The historically-influential perceptual analogy states that intuitions and perceptual experiences are alike in many important respects. Phenomenalists defend a particular reading of this analogy according to which intuitions and perceptual experiences share a common phenomenal character. Call this the 'phenomenalist thesis'. The phenomenalist thesis has proven highly influential in recent years. However, insufficient attention has been given to the challenges it raises for theories of intuition. In this paper, I first develop one such challenge. I argue that if we take (...)
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  • On an Epistemic Cornerstone of Skeptical Theism: In Defense of CORNEA.Timothy Perrine - forthcoming - Sophia:1-23.
    Skeptical theism is a family of responses to arguments from evil. One important member of that family is Stephen Wykstra’s CORNEA-based criticism of William Rowe’s arguments from evil. A cornerstone of Wykstra’s approach is his CORNEA principle. However, a number of authors have criticized CORNEA on various grounds, including that it has odd results, it cannot do the work it was meant to, and it problematically conflicts with the so-called common sense epistemology. In this paper, I explicate and defend a (...)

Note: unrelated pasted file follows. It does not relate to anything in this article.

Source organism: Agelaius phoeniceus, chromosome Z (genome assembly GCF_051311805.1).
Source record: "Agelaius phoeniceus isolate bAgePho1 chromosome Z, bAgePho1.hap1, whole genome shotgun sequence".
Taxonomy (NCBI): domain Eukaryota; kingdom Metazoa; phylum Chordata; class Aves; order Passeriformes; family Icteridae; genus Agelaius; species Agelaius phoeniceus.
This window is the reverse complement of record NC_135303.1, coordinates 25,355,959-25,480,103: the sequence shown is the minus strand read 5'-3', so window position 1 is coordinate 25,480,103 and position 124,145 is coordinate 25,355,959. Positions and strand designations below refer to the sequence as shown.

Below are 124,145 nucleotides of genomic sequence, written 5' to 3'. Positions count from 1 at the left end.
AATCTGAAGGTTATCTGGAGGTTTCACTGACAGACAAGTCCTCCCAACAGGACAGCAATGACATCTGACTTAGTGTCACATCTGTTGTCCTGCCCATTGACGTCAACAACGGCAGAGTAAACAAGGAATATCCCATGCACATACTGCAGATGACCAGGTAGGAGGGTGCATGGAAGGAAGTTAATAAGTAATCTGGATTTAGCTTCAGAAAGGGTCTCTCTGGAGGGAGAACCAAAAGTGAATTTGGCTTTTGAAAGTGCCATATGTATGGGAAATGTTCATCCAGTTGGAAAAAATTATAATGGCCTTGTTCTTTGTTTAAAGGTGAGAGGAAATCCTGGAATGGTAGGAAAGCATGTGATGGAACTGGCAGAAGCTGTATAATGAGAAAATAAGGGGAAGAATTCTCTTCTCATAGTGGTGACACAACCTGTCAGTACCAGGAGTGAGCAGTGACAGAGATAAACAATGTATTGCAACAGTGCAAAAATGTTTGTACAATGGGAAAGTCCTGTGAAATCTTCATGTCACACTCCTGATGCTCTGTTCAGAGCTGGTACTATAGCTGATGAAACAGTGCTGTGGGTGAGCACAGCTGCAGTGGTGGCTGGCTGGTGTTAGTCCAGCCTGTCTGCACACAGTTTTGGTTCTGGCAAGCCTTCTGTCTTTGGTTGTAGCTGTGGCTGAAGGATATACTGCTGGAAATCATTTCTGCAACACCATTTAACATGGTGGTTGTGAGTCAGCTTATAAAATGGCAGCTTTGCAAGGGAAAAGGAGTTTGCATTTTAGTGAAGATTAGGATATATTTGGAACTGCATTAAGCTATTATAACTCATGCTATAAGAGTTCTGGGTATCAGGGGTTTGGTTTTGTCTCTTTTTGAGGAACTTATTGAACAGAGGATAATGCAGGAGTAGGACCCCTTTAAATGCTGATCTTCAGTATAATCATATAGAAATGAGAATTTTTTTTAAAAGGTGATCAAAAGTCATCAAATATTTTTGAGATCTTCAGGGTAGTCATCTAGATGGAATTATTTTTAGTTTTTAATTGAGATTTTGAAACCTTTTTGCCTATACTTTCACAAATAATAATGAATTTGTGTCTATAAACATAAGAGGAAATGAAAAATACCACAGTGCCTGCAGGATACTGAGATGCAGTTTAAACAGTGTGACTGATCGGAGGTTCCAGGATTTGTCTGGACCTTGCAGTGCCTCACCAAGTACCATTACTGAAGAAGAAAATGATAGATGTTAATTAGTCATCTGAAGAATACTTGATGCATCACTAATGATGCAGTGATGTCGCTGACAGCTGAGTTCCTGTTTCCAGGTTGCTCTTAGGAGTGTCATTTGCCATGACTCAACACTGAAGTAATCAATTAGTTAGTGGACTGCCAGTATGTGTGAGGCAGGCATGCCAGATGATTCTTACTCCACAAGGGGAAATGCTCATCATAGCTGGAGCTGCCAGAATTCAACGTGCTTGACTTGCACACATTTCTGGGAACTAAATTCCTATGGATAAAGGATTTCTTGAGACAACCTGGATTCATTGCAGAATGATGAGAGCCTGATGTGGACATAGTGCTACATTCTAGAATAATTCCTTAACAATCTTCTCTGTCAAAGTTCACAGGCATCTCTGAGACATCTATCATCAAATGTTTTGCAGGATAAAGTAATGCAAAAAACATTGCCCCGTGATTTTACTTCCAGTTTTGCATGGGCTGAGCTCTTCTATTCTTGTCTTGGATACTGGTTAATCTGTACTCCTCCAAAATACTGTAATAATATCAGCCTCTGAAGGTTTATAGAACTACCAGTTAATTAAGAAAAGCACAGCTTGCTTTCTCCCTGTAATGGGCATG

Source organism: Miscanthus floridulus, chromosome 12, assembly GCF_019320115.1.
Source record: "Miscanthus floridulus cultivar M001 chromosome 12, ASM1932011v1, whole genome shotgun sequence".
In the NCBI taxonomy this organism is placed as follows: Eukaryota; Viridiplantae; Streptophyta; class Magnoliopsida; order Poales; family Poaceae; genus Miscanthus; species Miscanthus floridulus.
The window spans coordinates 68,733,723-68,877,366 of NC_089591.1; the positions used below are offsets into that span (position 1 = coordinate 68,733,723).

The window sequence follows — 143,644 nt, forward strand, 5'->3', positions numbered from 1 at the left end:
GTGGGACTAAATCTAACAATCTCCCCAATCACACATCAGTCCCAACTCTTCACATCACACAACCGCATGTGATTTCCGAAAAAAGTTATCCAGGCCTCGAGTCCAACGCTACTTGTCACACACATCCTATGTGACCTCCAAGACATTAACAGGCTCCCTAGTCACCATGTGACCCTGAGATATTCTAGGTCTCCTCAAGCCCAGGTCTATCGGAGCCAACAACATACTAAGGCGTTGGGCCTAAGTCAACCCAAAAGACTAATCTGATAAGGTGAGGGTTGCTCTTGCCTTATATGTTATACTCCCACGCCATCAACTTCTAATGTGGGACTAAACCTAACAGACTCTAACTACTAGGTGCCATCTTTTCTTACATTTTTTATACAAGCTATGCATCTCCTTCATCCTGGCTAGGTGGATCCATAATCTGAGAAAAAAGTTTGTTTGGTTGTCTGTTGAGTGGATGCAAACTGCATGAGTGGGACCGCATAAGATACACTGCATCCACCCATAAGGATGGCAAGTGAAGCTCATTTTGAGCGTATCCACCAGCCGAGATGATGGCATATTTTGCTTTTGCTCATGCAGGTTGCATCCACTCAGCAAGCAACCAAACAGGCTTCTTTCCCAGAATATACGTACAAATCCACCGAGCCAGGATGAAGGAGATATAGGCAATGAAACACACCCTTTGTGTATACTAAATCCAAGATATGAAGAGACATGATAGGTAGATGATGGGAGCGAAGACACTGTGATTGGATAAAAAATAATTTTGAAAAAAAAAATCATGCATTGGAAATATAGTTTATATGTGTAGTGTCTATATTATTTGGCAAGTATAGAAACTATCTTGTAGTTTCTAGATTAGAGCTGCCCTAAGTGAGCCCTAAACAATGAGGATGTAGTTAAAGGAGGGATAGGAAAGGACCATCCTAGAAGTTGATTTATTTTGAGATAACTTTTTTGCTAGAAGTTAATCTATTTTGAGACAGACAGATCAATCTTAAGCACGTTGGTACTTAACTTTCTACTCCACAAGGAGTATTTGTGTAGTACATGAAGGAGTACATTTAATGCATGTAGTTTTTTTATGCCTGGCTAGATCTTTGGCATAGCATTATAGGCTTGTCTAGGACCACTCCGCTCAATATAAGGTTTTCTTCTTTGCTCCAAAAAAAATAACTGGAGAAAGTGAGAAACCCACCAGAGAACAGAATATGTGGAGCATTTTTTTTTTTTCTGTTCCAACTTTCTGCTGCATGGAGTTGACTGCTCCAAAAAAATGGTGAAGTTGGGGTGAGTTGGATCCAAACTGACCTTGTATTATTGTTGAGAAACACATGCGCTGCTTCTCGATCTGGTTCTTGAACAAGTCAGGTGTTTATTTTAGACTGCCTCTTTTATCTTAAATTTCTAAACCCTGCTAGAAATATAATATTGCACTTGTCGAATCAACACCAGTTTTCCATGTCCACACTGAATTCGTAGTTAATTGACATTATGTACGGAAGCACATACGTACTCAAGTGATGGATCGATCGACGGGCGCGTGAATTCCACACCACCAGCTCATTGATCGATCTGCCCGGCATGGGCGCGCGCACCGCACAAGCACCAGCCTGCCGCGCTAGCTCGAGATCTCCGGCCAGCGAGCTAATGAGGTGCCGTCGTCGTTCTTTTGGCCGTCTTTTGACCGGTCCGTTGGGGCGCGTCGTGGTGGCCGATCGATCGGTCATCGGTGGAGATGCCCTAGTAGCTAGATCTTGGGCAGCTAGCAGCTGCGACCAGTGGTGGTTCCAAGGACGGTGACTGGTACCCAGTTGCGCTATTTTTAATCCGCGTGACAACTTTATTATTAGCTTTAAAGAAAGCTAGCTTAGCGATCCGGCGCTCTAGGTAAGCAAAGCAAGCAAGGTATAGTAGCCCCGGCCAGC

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  • Safely Denying Phenomenal Conservatism.Aaran Burns - forthcoming - Erkenntnis:1-16.
    Phenomenal Conservatism is an ethics of belief that has received considerable support in recent years. One of the main arguments for it is the Self-Defeat Argument. The argument claims that the denial of Phenomenal Conservatism is self-defeating. The argument is at present highly controversial, with both supporters and critics. Critics have failed to discern the real problems with the argument: that there are reasons to deny Phenomenal Conservatism that avoid the self-defeat in question and the conclusion of the Self-Defeat Argument, (...)
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  • Towards a Phenomenological Conception of Experiential Justification.Philipp Berghofer - 2020 - Synthese 197 (1):155-183.
    The aim of this paper is to shed light on and develop what I call a phenomenological conception of experiential justification. According to this phenomenological conception, certain experiences gain their justificatory force from their distinctive phenomenology. Such an approach closely connects epistemology and philosophy of mind and has recently been proposed by several authors, most notably by Elijah Chudnoff, Ole Koksvik, and James Pryor. At the present time, however, there is no work that contrasts these different versions of PCEJ. This (...)